These were popular gifts at the holidays and Amazon has a clear edge over other smart device manufacturers, according to GlobalData Retail’s research. "This, and the fact that Prime offers far more benefits and services than rivals means Amazon should be able to withstand increasing competition from Apple, Google and others as they launch and upgrade their smart speakers and connected home products," Saunders said.
It’s not just the device sales that are important to Amazon, but also the opportunity the company has to bring Alexa into more homes, said Keith Anderson, Profitero vice president of strategy and insights.
"Given the aggressive discounting that they did on Alexa devices, just selling the device itself is not enough to get them excited," he told Retail Dive in an interview. "There’s mounting evidence that Alexa households that are Prime members tend to spend more."
Alexa has potential beyond retail sales too, considering that advertising could bring another revenue stream, something the retailer is considering. Anderson also expects Amazon to continue advancing Alexa’s technology with capabilities like voice-to-screen that could boost search and make it that much easier to enlist Alexa when shopping for apparel, which both Saunders and Anderson said are a rapidly growing market for the e-commerce giant.
Amazon’s international sales, which seemed to be a focus in recent years, were $18.04 billion in the quarter, overshadowed by its North America operations, which rose 42.2% to $37.3 billion. Amazon’s approach of introducing services in new markets — first its marketplace and then options like "Subscribe and Save" — will continue to allow for steady growth abroad, but not at the clip many previously expected.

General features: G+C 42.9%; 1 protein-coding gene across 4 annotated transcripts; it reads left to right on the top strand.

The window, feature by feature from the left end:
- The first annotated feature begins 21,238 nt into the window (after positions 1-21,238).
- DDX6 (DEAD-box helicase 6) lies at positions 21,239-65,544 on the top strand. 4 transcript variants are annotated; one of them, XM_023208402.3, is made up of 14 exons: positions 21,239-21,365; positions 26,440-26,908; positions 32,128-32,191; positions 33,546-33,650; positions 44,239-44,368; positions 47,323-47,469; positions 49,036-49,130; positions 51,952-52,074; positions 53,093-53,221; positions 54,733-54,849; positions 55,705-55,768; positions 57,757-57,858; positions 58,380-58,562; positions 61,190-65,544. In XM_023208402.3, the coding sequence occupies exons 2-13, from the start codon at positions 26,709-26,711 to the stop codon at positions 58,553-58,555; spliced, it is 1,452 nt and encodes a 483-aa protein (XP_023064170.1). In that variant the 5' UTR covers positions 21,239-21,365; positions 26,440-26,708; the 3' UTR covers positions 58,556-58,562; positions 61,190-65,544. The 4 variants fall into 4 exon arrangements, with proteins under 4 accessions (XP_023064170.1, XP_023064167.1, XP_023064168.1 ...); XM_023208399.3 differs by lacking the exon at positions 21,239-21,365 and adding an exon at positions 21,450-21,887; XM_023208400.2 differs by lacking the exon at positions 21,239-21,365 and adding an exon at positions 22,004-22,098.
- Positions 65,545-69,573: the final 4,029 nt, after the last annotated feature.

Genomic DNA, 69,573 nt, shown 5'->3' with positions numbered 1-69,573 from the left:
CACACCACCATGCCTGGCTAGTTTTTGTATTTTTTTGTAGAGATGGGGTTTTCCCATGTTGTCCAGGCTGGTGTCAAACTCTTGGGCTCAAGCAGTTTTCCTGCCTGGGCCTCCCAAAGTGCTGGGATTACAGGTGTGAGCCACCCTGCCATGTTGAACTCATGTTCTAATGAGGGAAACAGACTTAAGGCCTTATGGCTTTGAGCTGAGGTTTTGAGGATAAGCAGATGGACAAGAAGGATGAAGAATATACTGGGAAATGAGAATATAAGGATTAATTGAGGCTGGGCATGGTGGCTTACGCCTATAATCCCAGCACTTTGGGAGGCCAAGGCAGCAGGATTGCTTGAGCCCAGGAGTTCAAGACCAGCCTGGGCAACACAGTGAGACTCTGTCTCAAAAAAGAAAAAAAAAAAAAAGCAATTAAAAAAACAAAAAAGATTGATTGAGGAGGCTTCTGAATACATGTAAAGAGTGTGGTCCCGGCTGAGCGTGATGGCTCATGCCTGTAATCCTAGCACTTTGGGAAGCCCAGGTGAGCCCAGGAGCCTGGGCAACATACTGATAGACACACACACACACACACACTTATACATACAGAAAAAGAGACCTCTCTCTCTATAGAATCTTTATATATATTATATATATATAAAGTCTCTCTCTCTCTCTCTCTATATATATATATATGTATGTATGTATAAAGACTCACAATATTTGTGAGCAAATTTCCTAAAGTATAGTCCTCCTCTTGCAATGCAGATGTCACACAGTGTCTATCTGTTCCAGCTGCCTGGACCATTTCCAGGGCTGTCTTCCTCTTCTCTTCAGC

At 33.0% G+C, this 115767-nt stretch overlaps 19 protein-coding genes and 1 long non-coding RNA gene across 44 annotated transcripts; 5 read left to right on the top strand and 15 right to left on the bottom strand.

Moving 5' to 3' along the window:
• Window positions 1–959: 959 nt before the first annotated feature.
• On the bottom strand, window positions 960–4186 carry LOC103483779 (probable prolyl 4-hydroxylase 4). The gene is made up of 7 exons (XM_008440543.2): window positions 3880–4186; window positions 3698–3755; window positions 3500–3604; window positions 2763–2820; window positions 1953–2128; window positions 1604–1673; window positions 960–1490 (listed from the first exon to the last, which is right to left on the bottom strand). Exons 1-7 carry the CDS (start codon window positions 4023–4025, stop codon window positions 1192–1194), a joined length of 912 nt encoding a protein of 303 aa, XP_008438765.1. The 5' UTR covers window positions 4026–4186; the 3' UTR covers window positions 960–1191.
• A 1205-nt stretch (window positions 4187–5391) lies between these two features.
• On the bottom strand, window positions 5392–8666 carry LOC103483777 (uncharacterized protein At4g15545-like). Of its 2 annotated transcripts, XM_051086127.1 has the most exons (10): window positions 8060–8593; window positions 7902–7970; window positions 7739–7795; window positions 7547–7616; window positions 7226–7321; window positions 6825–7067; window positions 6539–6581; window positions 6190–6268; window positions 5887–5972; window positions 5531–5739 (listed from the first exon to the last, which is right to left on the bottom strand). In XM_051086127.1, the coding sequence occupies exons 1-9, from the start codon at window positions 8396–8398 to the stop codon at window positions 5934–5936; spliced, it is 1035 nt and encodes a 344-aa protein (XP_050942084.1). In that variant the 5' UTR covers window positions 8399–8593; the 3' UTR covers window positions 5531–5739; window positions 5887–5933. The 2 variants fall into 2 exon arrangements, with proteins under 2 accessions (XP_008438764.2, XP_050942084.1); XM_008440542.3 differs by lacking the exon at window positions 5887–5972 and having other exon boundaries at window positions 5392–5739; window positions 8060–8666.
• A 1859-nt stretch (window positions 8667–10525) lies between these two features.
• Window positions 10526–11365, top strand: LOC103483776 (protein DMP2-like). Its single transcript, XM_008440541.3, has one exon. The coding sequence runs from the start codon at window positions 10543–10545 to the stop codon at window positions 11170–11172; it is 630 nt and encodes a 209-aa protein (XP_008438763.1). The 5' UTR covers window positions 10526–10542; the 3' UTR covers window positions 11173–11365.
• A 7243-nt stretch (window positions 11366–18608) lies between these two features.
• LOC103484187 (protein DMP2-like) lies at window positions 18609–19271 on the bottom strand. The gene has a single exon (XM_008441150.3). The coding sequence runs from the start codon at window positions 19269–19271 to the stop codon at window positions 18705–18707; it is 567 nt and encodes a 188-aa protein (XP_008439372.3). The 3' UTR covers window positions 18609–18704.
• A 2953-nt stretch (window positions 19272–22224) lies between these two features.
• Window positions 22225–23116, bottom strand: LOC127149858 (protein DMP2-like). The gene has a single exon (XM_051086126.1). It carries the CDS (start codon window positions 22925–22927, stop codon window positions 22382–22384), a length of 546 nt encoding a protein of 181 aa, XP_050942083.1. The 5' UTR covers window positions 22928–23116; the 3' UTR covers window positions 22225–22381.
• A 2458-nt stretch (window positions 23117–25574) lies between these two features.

"There was a time when everybody thought Amazon was going to be the borderless behemoth and they would dominate the globe, but North America represents a slightly larger piece of the overall pie," Anderson said.
AWS continues to provide the company a comfortable revenue stream, although it may be facing increased competition from Google and Microsoft.
"What I’ve always noted about Amazon, is the most interesting stuff is what they’re not talking about," Anderson said, adding that the company didn’t say much about Whole Foods, which was acquired last year, or its growing B2B business. Ultimately though, few should be surprised by yet another quarter of impressive growth from Amazon, according to Anderson. "One of the biggest misunderstandings that people have about Amazon is thinking that growth will slow now that they’re so big," he said. "They can maintain the pace of growth even at their scale."
But that brings some risks, Saunders warned. "Amazon is now rapidly moving to a company that supports consumers across multiple aspects of their lives," he said. And while that's an opportunity, it also comes with two dangers — the increased risk of regulatory intervention and a backlash from consumers concerned about its power. "Neither of these is at the tipping point, but with each innovation and each spurt of growth, Amazon moves closer to these potential problems," he said.